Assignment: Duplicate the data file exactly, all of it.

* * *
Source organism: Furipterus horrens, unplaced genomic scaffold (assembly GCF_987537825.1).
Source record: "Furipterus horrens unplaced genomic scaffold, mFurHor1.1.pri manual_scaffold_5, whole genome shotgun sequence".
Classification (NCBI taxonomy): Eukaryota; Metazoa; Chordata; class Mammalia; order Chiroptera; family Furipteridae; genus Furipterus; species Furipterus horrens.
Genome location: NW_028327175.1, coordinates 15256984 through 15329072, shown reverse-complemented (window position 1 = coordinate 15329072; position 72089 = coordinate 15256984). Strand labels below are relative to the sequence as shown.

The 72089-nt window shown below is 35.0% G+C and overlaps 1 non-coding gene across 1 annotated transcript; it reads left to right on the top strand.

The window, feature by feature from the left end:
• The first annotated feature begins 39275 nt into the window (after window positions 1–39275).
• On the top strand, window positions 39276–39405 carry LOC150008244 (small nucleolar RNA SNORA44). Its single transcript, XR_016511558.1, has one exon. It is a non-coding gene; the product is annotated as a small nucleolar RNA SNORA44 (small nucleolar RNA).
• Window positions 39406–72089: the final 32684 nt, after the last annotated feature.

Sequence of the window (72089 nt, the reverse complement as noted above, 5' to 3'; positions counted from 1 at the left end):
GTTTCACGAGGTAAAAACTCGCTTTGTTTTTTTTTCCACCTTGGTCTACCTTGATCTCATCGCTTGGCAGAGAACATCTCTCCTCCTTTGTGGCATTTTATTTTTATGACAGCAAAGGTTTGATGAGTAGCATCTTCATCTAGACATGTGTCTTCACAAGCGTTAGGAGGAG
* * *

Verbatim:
Source organism: Furipterus horrens, unplaced genomic scaffold (assembly GCF_987537825.1).
Source record: "Furipterus horrens unplaced genomic scaffold, mFurHor1.1.pri manual_scaffold_5, whole genome shotgun sequence".
Classification (NCBI taxonomy): Eukaryota; Metazoa; Chordata; class Mammalia; order Chiroptera; family Furipteridae; genus Furipterus; species Furipterus horrens.
Genome location: NW_028327175.1, coordinates 15256984 through 15329072, shown reverse-complemented (window position 1 = coordinate 15329072; position 72089 = coordinate 15256984). Strand labels below are relative to the sequence as shown.

The 72089-nt window shown below is 35.0% G+C and overlaps 1 non-coding gene across 1 annotated transcript; it reads left to right on the top strand.

The window, feature by feature from the left end:
• The first annotated feature begins 39275 nt into the window (after window positions 1–39275).
• On the top strand, window positions 39276–39405 carry LOC150008244 (small nucleolar RNA SNORA44). Its single transcript, XR_016511558.1, has one exon. It is a non-coding gene; the product is annotated as a small nucleolar RNA SNORA44 (small nucleolar RNA).
• Window positions 39406–72089: the final 32684 nt, after the last annotated feature.

Sequence of the window (72089 nt, the reverse complement as noted above, 5' to 3'; positions counted from 1 at the left end):
GTTTCACGAGGTAAAAACTCGCTTTGTTTTTTTTTCCACCTTGGTCTACCTTGATCTCATCGCTTGGCAGAGAACATCTCTCCTCCTTTGTGGCATTTTATTTTTATGACAGCAAAGGTTTGATGAGTAGCATCTTCATCTAGACATGTGTCTTCACAAGCGTTAGGAGGAG